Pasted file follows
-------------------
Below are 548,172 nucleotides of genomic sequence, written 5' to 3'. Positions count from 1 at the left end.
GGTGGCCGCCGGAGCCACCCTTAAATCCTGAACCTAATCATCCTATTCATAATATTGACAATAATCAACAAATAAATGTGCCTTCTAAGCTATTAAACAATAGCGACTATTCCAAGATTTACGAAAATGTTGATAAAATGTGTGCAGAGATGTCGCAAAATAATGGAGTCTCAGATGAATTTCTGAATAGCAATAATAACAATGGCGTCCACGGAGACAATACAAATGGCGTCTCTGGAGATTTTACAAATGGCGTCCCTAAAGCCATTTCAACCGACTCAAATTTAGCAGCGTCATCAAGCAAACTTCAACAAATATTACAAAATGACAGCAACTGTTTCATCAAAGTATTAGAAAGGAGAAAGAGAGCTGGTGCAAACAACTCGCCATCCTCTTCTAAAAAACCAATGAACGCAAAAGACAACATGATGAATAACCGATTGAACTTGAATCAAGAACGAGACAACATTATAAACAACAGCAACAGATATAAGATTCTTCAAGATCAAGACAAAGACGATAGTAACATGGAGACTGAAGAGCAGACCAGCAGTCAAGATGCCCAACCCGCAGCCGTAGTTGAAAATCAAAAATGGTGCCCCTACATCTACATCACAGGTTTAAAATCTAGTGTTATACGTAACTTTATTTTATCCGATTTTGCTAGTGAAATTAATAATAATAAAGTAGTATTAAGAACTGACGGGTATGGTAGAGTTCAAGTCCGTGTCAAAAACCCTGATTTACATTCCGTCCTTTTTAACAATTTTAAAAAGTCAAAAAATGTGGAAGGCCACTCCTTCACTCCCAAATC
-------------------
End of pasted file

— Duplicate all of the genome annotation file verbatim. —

Below are 548,172 nucleotides of genomic sequence, written 5' to 3'. Positions count from 1 at the left end.
GGTGGCCGCCGGAGCCACCCTTAAATCCTGAACCTAATCATCCTATTCATAATATTGACAATAATCAACAAATAAATGTGCCTTCTAAGCTATTAAACAATAGCGACTATTCCAAGATTTACGAAAATGTTGATAAAATGTGTGCAGAGATGTCGCAAAATAATGGAGTCTCAGATGAATTTCTGAATAGCAATAATAACAATGGCGTCCACGGAGACAATACAAATGGCGTCTCTGGAGATTTTACAAATGGCGTCCCTAAAGCCATTTCAACCGACTCAAATTTAGCAGCGTCATCAAGCAAACTTCAACAAATATTACAAAATGACAGCAACTGTTTCATCAAAGTATTAGAAAGGAGAAAGAGAGCTGGTGCAAACAACTCGCCATCCTCTTCTAAAAAACCAATGAACGCAAAAGACAACATGATGAATAACCGATTGAACTTGAATCAAGAACGAGACAACATTATAAACAACAGCAACAGATATAAGATTCTTCAAGATCAAGACAAAGACGATAGTAACATGGAGACTGAAGAGCAGACCAGCAGTCAAGATGCCCAACCCGCAGCCGTAGTTGAAAATCAAAAATGGTGCCCCTACATCTACATCACAGGTTTAAAATCTAGTGTTATACGTAACTTTATTTTATCCGATTTTGCTAGTGAAATTAATAATAATAAAGTAGTATTAAGAACTGACGGGTATGGTAGAGTTCAAGTCCGTGTCAAAAACCCTGATTTACATTCCGTCCTTTTTAACAATTTTAAAAAGTCAAAAAATGTGGAAGGCCACTCCTTCACTCCCAAATC